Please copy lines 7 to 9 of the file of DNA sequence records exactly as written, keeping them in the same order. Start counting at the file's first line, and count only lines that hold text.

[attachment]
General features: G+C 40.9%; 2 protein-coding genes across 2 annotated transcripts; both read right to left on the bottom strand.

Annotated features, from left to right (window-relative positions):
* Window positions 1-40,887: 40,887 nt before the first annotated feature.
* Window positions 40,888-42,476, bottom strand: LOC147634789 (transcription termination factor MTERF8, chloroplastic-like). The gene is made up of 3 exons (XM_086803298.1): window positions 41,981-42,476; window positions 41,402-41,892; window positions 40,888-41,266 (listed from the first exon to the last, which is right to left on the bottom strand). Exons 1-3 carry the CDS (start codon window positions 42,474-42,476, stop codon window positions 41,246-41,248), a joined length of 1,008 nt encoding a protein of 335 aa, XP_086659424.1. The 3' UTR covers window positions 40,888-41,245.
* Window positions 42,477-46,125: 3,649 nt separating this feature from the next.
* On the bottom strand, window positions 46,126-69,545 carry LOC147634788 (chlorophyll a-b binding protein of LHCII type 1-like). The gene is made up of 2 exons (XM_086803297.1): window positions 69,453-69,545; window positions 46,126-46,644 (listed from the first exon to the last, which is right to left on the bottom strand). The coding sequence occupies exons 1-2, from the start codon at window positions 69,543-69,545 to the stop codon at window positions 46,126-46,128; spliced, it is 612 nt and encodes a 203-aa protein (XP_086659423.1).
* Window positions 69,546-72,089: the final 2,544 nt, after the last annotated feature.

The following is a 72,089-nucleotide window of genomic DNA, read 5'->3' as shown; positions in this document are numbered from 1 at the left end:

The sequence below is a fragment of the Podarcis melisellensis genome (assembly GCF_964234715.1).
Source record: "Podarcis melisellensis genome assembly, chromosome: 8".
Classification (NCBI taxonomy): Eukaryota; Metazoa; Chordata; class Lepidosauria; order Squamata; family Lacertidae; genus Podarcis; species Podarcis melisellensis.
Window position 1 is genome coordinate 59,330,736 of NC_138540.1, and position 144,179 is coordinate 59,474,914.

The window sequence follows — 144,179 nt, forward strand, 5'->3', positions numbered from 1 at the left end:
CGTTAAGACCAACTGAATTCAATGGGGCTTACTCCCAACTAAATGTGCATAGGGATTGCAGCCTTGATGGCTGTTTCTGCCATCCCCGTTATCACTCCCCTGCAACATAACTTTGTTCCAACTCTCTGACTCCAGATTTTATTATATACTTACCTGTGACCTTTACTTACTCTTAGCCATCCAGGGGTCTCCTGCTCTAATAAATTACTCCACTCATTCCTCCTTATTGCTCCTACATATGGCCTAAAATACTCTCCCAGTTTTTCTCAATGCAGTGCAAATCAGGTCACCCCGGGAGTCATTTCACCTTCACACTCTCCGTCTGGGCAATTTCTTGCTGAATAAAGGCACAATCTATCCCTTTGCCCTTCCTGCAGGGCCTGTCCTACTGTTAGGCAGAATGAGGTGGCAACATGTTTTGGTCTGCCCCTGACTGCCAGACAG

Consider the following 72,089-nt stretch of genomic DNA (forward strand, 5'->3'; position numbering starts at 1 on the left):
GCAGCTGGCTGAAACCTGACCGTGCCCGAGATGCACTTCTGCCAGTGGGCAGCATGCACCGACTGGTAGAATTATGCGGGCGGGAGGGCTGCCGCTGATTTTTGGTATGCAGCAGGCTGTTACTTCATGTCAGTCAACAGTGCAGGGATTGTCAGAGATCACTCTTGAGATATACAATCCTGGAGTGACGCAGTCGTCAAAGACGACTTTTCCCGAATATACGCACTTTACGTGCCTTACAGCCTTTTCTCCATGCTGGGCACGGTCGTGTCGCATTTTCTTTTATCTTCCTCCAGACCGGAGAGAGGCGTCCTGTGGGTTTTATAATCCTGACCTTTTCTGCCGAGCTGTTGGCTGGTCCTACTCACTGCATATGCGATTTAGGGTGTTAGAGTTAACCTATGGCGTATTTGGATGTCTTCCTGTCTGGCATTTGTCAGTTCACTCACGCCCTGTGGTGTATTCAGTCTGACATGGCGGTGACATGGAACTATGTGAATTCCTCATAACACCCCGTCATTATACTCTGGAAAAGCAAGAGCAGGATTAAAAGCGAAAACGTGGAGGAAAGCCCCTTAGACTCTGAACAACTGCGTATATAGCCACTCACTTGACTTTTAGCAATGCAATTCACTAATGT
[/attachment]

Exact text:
* Window positions 69,546-72,089: the final 2,544 nt, after the last annotated feature.

The following is a 72,089-nucleotide window of genomic DNA, read 5'->3' as shown; positions in this document are numbered from 1 at the left end:

The sequence below is a fragment of the Podarcis melisellensis genome (assembly GCF_964234715.1).